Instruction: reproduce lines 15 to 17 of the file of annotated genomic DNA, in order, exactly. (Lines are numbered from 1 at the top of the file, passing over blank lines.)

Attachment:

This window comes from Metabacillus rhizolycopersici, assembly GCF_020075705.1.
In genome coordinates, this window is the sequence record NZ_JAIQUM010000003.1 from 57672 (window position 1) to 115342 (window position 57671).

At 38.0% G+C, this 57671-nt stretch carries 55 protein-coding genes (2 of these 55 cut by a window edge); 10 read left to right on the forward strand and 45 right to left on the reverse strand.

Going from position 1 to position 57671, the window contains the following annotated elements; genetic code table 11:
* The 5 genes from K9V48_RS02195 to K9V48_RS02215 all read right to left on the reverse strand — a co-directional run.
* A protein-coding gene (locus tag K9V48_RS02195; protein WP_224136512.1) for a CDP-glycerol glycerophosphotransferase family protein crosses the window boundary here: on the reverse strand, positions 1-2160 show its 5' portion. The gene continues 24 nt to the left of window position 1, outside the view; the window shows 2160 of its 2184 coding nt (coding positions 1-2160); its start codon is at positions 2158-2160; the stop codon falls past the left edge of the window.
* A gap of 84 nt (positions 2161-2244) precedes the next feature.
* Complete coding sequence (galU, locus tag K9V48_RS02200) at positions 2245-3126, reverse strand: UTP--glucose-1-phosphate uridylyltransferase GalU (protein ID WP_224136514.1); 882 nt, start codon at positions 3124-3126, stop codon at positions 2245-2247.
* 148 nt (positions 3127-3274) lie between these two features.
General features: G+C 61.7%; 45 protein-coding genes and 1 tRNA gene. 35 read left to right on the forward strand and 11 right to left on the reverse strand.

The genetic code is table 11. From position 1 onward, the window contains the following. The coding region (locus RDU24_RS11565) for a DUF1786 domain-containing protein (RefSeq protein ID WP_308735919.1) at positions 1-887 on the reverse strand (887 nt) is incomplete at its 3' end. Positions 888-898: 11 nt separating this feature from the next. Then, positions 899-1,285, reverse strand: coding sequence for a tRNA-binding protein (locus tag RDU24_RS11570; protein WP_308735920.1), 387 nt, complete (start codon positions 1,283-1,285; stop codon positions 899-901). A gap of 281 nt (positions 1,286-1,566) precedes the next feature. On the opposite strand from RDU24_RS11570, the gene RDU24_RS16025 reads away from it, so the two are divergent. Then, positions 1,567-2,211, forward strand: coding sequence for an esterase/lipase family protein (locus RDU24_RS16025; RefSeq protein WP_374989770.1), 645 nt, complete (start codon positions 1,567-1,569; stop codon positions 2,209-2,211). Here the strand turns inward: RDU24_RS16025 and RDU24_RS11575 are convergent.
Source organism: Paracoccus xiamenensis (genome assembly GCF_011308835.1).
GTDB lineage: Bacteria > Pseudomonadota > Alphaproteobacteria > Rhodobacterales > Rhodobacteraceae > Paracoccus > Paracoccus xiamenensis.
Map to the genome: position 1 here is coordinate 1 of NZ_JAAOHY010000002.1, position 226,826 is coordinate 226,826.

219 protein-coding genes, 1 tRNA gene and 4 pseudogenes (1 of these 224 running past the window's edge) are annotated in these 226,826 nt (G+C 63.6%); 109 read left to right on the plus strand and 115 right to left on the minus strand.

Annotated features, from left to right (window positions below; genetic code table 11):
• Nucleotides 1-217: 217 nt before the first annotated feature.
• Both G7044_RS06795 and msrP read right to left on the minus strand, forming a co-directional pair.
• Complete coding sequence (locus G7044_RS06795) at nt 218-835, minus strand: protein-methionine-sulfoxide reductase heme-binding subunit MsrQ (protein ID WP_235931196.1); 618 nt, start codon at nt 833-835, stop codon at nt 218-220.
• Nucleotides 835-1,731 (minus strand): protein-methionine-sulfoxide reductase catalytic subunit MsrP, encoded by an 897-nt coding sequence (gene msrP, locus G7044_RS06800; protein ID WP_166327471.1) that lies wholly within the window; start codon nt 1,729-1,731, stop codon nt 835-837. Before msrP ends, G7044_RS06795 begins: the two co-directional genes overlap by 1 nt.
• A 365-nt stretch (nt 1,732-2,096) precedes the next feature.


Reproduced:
219 protein-coding genes, 1 tRNA gene and 4 pseudogenes (1 of these 224 running past the window's edge) are annotated in these 226,826 nt (G+C 63.6%); 109 read left to right on the plus strand and 115 right to left on the minus strand.

Annotated features, from left to right (window positions below; genetic code table 11):
• Nucleotides 1-217: 217 nt before the first annotated feature.